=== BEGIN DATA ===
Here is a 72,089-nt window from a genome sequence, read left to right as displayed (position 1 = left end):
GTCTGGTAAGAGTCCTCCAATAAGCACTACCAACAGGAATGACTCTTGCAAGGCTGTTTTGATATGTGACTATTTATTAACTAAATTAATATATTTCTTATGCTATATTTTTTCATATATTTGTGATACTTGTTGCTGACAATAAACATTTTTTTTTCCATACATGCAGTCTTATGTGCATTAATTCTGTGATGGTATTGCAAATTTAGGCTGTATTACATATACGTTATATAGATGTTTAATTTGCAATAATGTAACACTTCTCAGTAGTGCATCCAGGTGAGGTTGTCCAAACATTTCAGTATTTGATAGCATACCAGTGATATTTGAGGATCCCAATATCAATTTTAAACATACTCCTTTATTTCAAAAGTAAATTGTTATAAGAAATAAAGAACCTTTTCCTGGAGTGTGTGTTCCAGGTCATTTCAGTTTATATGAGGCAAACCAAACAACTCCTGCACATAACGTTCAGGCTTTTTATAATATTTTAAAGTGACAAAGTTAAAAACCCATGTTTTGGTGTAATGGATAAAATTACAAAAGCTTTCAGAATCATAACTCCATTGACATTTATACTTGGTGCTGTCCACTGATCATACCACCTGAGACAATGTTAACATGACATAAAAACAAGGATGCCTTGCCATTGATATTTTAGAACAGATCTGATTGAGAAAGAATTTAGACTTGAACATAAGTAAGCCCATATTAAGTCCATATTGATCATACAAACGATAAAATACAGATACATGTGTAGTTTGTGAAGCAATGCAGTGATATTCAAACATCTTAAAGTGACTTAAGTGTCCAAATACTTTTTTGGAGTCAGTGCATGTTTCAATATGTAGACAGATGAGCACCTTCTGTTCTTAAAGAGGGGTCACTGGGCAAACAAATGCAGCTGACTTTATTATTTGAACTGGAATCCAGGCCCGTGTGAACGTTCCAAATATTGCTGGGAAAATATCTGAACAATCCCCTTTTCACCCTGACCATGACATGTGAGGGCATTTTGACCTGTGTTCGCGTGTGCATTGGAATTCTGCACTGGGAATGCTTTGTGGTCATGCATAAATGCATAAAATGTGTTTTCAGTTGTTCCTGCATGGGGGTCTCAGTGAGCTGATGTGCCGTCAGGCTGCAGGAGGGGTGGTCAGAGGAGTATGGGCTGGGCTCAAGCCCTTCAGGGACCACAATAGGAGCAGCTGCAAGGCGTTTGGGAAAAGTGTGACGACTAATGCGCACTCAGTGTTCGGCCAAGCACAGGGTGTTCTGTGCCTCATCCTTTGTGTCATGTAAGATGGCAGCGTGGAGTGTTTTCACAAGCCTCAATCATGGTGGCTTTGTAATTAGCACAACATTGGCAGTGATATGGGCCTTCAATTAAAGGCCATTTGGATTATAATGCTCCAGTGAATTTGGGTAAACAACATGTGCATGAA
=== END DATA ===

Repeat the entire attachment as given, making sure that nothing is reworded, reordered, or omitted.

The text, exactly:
Here is a 72,089-nt window from a genome sequence, read left to right as displayed (position 1 = left end):
GTCTGGTAAGAGTCCTCCAATAAGCACTACCAACAGGAATGACTCTTGCAAGGCTGTTTTGATATGTGACTATTTATTAACTAAATTAATATATTTCTTATGCTATATTTTTTCATATATTTGTGATACTTGTTGCTGACAATAAACATTTTTTTTTCCATACATGCAGTCTTATGTGCATTAATTCTGTGATGGTATTGCAAATTTAGGCTGTATTACATATACGTTATATAGATGTTTAATTTGCAATAATGTAACACTTCTCAGTAGTGCATCCAGGTGAGGTTGTCCAAACATTTCAGTATTTGATAGCATACCAGTGATATTTGAGGATCCCAATATCAATTTTAAACATACTCCTTTATTTCAAAAGTAAATTGTTATAAGAAATAAAGAACCTTTTCCTGGAGTGTGTGTTCCAGGTCATTTCAGTTTATATGAGGCAAACCAAACAACTCCTGCACATAACGTTCAGGCTTTTTATAATATTTTAAAGTGACAAAGTTAAAAACCCATGTTTTGGTGTAATGGATAAAATTACAAAAGCTTTCAGAATCATAACTCCATTGACATTTATACTTGGTGCTGTCCACTGATCATACCACCTGAGACAATGTTAACATGACATAAAAACAAGGATGCCTTGCCATTGATATTTTAGAACAGATCTGATTGAGAAAGAATTTAGACTTGAACATAAGTAAGCCCATATTAAGTCCATATTGATCATACAAACGATAAAATACAGATACATGTGTAGTTTGTGAAGCAATGCAGTGATATTCAAACATCTTAAAGTGACTTAAGTGTCCAAATACTTTTTTGGAGTCAGTGCATGTTTCAATATGTAGACAGATGAGCACCTTCTGTTCTTAAAGAGGGGTCACTGGGCAAACAAATGCAGCTGACTTTATTATTTGAACTGGAATCCAGGCCCGTGTGAACGTTCCAAATATTGCTGGGAAAATATCTGAACAATCCCCTTTTCACCCTGACCATGACATGTGAGGGCATTTTGACCTGTGTTCGCGTGTGCATTGGAATTCTGCACTGGGAATGCTTTGTGGTCATGCATAAATGCATAAAATGTGTTTTCAGTTGTTCCTGCATGGGGGTCTCAGTGAGCTGATGTGCCGTCAGGCTGCAGGAGGGGTGGTCAGAGGAGTATGGGCTGGGCTCAAGCCCTTCAGGGACCACAATAGGAGCAGCTGCAAGGCGTTTGGGAAAAGTGTGACGACTAATGCGCACTCAGTGTTCGGCCAAGCACAGGGTGTTCTGTGCCTCATCCTTTGTGTCATGTAAGATGGCAGCGTGGAGTGTTTTCACAAGCCTCAATCATGGTGGCTTTGTAATTAGCACAACATTGGCAGTGATATGGGCCTTCAATTAAAGGCCATTTGGATTATAATGCTCCAGTGAATTTGGGTAAACAACATGTGCATGAA